Leaf Protein Concentrate: A Path to Plant-Rich DietsCatherine Webb
Global population growth and the increased demand for food, livestock feed, and natural resources have caused unprecedented rates of land and freshwater use. Fundamental imbalances within the food system have contributed to climate change and the global decline of food security. Between 2006 and 2017, the food system contributed 23% of all emissions. The majority of these food system emissions are attributed to livestock production, which accounts for a colossal 14.5% of global greenhouse gas emissions.
Furthermore, our agricultural system is ill-equipped to deal with the impacts of climate change. Changing precipitation patterns, the greater frequency of extreme weather events, and average temperature warming will destabilize agricultural crop production and ultimately threaten global food security.
Global adoption of plant-rich diets is a demand-side solution to climate change and its detrimental effects. The adoption of plant-rich diets does not require the elimination of animal products but suggests that individuals meet daily protein requirements with primarily plant-based alternatives. If 50-75% of the world’s population transitioned to a plant-rich diet, we would subsequently avoid 64.8-91.5 gigatons of emissions by 2050. This is an extraordinary amount of carbon –– about the weight of 39 billion vehicles!
Leaf Protein Concentrate
Leaf protein concentrate (LPC) is an extremely nutritious food product made by mechanically separating (through a process of juicing, boiling, and drying leaves) indigestible fiber and soluble anti-nutrients from certain fresh green plant leaves. As evidenced by its name, LPC contains extraordinary levels of high-quality protein. On a dry weight basis, which describes the percentage of a nutrient in a substance after removing the moisture, LPC is roughly 50-65% protein with significant amounts of calcium, iron, and vitamin E, as well as other vitamins and minerals. Surprisingly, LPC has a higher dry weight of protein than beef. The expansion of LPC would change the trajectory of the climate change crisis if it largely replaced high emission protein sources, such as beef, in the human diet.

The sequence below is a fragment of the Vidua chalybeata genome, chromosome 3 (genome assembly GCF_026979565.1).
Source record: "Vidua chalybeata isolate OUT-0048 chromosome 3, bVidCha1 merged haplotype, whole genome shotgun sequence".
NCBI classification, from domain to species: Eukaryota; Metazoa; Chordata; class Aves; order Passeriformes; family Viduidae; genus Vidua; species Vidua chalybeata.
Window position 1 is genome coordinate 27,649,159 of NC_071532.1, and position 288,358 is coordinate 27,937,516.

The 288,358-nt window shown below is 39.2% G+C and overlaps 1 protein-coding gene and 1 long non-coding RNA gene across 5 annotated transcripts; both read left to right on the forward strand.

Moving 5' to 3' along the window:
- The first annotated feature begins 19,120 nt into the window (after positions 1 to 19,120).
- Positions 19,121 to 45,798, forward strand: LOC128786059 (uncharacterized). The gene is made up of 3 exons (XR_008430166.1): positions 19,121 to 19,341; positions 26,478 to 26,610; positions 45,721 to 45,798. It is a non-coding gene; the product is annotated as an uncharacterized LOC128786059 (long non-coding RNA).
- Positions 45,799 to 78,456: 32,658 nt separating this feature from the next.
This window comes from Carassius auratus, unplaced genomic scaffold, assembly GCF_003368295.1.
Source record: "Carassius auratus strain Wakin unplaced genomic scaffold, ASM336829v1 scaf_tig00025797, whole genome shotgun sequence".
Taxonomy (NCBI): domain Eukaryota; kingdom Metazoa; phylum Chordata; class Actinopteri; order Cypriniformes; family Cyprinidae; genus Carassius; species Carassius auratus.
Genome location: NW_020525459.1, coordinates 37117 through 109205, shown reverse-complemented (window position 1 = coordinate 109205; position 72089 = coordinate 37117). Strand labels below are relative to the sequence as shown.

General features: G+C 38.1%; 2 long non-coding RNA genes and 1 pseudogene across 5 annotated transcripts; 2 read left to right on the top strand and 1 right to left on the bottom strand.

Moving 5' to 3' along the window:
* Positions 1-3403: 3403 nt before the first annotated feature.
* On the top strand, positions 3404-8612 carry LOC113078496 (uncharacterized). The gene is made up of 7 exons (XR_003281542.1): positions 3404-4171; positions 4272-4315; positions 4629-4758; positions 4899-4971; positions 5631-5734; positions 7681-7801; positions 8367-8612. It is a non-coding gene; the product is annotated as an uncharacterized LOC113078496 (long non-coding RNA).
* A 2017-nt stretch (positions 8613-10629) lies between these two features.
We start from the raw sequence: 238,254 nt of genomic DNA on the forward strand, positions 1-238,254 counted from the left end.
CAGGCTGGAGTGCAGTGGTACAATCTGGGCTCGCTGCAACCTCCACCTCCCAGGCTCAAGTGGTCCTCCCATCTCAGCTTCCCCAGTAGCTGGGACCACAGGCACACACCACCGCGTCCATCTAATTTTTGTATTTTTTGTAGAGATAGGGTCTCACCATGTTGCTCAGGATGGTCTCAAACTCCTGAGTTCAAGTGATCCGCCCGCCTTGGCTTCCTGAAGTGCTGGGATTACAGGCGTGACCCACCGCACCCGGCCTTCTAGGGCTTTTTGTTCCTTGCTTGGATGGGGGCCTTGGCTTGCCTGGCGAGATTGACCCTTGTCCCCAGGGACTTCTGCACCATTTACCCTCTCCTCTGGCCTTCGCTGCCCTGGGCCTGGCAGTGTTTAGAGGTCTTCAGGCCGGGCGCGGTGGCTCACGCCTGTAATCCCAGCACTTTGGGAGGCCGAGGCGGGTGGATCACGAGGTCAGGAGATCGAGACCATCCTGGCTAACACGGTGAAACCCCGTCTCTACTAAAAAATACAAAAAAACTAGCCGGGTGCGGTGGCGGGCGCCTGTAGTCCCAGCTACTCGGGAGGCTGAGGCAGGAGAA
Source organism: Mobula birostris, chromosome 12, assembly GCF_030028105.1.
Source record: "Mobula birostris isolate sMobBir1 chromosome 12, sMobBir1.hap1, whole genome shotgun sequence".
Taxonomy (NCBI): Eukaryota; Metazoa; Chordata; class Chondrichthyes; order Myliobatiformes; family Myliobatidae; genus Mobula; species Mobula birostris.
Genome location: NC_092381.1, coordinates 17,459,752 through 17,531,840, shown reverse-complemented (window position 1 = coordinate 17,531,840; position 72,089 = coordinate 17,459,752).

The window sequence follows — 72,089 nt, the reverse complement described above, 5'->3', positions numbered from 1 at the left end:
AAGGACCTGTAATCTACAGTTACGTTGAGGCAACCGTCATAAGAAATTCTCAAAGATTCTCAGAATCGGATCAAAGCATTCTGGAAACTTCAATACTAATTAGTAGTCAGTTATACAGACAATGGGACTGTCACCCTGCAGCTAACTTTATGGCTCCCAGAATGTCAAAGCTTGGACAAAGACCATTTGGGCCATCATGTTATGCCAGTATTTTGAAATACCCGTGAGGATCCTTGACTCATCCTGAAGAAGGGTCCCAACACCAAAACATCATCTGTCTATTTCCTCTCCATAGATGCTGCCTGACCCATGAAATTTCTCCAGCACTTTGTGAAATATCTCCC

Aside from its potential as a high-quality protein source, the by-products of LPC have other sustainable uses. In agriculture and land management, the residual fiber and liquid whey remaining after protein extraction can serve the following purposes:
- Biomass Energy: reduce land used for fuel needs by 8 million hectares
- Animal Feed: same nutritional value as traditionally unprocessed feed for cows, goats, sheep
- Organic Fertilizer: improves soil fertility, composition, water retention, and crop yields
The production of LPC has the potential to be an important climate solution because of its ability to efficiently produce protein for human consumption as well as useful byproducts for sustainable energy and agriculture. Investment in innovations that are regenerative by design like LPC will only increase in importance as the climate crisis worsens.
Market Expansion and Potential
As our climate situation worsens, and market demand for innovative solutions increase, it will be even more crucial to supply sustainable food alternatives to consumers. LPC has demonstrated success in both small and large scale operations but has not yet taken off in the global market.
On a small scale, LPC production has been used in developing countries to provide food to malnourished populations. In these spaces, LPC demonstrates its ability for easy integration into widely-accepted drinks like lemonade, or in foods like tamales and dried pasta. On a larger scale, companies have expanded LPC as a replacement for soybean meal protein in animal feed. Furthermore, leaf concentrate is relatively easy to make and requires very little training, and therefore is very cost-effective to consumers. To truly produce change, LPC and other innovative climate solutions require expanded financial backing to reach consumers.
Leaf protein concentrate presents an opportunity to produce high quantities of plant-based protein on a small amount of land. LPC yields roughly three times the protein as compared to grain crops per hectare, and five to ten times the protein produced by animal raising per hectare.
Moreover, leaf protein concentrate has the potential to bring a very nutritious, inexpensive, versatile, and sustainable product to market. The expansion of LPC is a crucial solution to sustainably and nutritiously support a growing populations’ need for protein, and investors who participate in this opportunity will be at the forefront of this exciting and innovative change.